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Enrollment in independent schools grew slightly last year, even in the face of the economic recession, according to a report from the National Association of Independent Schools.

Enrollment in a core sample of 736 N.A.I.S. schools grew by 0.7 percent from 1989 to 1990, according to the association's fall statistical report. Comparisons of the core sample eliminate the impact of changes in the N.A.I.S. membership. Enrollment in the sample increased from 308,250 in 1989-90 to 310,561 in 1990-91. Total enrollment in N.A.I.S. schools last year was 369,285.

Boarding schools appear to be suffering more from the recession, according to the report. Enrollment at member schools whose student bodies contain 50 percent or more boarding students dropped from 42,241 in 1989 to 40,798, a 3.4 percent decrease.

That may only reflect a decrease in the number of day students at some boarding-day schools, however, because the total enrollment of boarding students as a group increased slightly from 41,696 to 41,738.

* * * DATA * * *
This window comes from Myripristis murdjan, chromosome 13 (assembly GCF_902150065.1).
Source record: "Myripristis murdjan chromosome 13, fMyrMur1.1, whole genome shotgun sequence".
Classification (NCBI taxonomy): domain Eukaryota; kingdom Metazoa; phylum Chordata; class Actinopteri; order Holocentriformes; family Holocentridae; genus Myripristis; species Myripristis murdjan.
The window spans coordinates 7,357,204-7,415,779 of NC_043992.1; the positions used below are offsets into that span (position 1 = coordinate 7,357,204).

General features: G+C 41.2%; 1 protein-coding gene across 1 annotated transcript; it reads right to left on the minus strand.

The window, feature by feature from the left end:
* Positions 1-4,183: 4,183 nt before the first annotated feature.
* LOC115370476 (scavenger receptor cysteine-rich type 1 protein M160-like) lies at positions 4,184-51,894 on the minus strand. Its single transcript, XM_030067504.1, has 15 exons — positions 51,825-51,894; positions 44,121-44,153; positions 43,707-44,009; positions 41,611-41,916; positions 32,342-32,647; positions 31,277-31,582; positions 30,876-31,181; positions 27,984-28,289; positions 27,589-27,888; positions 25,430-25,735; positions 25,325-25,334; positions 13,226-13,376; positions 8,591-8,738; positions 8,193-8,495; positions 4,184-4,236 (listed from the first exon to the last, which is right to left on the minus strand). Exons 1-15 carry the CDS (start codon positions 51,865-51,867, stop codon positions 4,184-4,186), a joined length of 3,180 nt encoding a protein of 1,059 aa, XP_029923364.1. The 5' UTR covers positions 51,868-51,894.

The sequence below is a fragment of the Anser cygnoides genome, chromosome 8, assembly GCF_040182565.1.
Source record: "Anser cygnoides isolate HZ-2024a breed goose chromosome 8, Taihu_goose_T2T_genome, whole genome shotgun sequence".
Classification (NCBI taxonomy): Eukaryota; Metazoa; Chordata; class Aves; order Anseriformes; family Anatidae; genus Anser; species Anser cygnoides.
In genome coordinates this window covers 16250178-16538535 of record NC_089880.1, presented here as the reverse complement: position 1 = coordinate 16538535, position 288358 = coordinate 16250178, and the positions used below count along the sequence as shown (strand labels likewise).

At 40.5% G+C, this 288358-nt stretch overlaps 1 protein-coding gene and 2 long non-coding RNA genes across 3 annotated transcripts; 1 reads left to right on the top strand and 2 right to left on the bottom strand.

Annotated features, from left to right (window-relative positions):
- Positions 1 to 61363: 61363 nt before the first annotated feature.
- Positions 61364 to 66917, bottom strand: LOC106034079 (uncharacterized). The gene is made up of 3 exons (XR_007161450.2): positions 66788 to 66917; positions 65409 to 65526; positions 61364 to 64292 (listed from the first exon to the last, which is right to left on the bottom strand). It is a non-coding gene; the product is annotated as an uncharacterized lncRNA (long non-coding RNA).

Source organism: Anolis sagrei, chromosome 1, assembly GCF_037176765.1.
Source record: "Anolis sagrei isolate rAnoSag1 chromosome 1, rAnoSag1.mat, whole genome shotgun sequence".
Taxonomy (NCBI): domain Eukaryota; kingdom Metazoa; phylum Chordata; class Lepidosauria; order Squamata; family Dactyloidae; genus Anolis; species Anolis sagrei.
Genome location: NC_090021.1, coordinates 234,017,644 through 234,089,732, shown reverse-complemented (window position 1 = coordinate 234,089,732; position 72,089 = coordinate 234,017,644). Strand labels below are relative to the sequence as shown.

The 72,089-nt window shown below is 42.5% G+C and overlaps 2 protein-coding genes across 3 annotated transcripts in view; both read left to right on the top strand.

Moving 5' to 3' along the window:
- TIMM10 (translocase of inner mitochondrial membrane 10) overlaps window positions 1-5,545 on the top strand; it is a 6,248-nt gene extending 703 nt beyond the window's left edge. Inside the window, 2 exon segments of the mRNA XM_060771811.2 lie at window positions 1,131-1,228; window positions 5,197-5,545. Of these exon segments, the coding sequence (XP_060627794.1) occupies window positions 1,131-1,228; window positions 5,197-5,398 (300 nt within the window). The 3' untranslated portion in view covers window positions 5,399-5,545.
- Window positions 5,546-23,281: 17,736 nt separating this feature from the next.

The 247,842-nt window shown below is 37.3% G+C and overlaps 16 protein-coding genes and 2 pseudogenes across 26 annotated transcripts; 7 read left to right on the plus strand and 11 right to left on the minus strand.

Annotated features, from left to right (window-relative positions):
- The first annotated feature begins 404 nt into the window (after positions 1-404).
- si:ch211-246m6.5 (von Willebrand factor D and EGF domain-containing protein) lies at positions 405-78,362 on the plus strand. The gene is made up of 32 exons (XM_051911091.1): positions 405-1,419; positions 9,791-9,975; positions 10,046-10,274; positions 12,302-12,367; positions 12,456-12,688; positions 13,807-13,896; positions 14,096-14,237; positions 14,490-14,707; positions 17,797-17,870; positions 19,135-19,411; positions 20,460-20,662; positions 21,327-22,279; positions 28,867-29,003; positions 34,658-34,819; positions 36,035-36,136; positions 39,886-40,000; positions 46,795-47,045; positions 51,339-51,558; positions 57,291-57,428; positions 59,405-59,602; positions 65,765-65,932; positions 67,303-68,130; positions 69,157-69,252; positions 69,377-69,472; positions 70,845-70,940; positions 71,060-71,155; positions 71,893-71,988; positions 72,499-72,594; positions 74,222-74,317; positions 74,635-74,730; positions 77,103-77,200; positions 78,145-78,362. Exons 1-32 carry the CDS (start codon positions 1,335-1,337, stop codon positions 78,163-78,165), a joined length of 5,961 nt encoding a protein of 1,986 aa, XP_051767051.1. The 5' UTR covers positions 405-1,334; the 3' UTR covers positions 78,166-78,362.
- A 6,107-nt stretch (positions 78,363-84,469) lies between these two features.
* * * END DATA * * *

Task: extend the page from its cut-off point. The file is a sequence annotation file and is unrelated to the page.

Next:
Other highlights from the report show that membership of schools in the Southwest and West has grown by 25 percent since 1981; that 1 of every 40 students in a member school in 1990 was an international student; and that the proportion of minority students enrolled has grown from 9.1 percent of total enrollment in 1981 to 13.4 percent last year.

Copies of the report are available for $12 each for members, $52 for nonmembers, from the National Association of Independent Schools, 75 Federal St., Boston, Mass. 02110.

The American College of Sofia, an American-curriculum school in Bulgaria's capital city, has been closed since 1948, when the Communist government shut it down.

Now, given the political upheaval in Eastern Europe and new attitudes in the Bulgarian government, the school's board of directors is preparing to open it once again.

The U.S.-based board recently advertised for a director to help open the school by next fall. As soon as elections in the country are concluded this fall, a delegation will head to Sofia to find a school building and faculty housing. The school will primarily educate Bulgarians, according to Daniel Wagner, director of search services for International School Services, a Princeton, N.J.-based organization that assists overseas American schools.

An American school for children of diplomats and other expatriates has continued to operate in the Bulgarian capital even after the American College was shut down, Mr. Wagner said.

The American College there was rounded in 1860 to offer an American education to young Bulgarians.--M.W.

Vol. 11, Issue 06, Page 9

Published in Print: October 9, 1991, as Private Schools Column
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